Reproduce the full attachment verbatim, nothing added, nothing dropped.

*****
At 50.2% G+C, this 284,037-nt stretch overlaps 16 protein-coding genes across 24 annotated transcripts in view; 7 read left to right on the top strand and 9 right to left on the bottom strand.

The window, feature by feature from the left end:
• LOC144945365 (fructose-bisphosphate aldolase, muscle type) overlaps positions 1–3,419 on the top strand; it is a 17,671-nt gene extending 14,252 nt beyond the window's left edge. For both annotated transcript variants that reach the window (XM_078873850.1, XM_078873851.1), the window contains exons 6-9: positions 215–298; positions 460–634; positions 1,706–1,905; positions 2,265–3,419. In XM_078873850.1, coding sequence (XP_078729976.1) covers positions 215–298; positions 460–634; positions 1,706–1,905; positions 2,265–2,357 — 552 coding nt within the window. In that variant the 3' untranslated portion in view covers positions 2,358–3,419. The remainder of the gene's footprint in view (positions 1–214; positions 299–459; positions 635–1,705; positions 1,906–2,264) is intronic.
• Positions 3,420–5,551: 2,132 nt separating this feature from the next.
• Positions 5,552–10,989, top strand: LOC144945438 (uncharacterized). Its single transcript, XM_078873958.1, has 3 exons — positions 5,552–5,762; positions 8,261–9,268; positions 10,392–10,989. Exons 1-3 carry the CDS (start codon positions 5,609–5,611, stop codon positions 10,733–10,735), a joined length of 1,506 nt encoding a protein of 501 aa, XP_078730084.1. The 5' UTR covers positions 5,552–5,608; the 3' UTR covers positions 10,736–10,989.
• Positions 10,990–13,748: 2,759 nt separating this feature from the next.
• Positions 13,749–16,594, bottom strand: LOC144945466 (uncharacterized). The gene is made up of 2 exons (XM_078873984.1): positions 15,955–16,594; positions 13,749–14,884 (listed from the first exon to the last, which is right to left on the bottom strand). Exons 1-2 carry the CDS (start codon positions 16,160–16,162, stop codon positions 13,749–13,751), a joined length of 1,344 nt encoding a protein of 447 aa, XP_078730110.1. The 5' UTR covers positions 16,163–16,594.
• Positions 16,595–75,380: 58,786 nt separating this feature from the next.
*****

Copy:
At 50.2% G+C, this 284,037-nt stretch overlaps 16 protein-coding genes across 24 annotated transcripts in view; 7 read left to right on the top strand and 9 right to left on the bottom strand.

The window, feature by feature from the left end:
• LOC144945365 (fructose-bisphosphate aldolase, muscle type) overlaps positions 1–3,419 on the top strand; it is a 17,671-nt gene extending 14,252 nt beyond the window's left edge. For both annotated transcript variants that reach the window (XM_078873850.1, XM_078873851.1), the window contains exons 6-9: positions 215–298; positions 460–634; positions 1,706–1,905; positions 2,265–3,419. In XM_078873850.1, coding sequence (XP_078729976.1) covers positions 215–298; positions 460–634; positions 1,706–1,905; positions 2,265–2,357 — 552 coding nt within the window. In that variant the 3' untranslated portion in view covers positions 2,358–3,419. The remainder of the gene's footprint in view (positions 1–214; positions 299–459; positions 635–1,705; positions 1,906–2,264) is intronic.
• Positions 3,420–5,551: 2,132 nt separating this feature from the next.
• Positions 5,552–10,989, top strand: LOC144945438 (uncharacterized). Its single transcript, XM_078873958.1, has 3 exons — positions 5,552–5,762; positions 8,261–9,268; positions 10,392–10,989. Exons 1-3 carry the CDS (start codon positions 5,609–5,611, stop codon positions 10,733–10,735), a joined length of 1,506 nt encoding a protein of 501 aa, XP_078730084.1. The 5' UTR covers positions 5,552–5,608; the 3' UTR covers positions 10,736–10,989.
• Positions 10,990–13,748: 2,759 nt separating this feature from the next.
• Positions 13,749–16,594, bottom strand: LOC144945466 (uncharacterized). The gene is made up of 2 exons (XM_078873984.1): positions 15,955–16,594; positions 13,749–14,884 (listed from the first exon to the last, which is right to left on the bottom strand). Exons 1-2 carry the CDS (start codon positions 16,160–16,162, stop codon positions 13,749–13,751), a joined length of 1,344 nt encoding a protein of 447 aa, XP_078730110.1. The 5' UTR covers positions 16,163–16,594.
• Positions 16,595–75,380: 58,786 nt separating this feature from the next.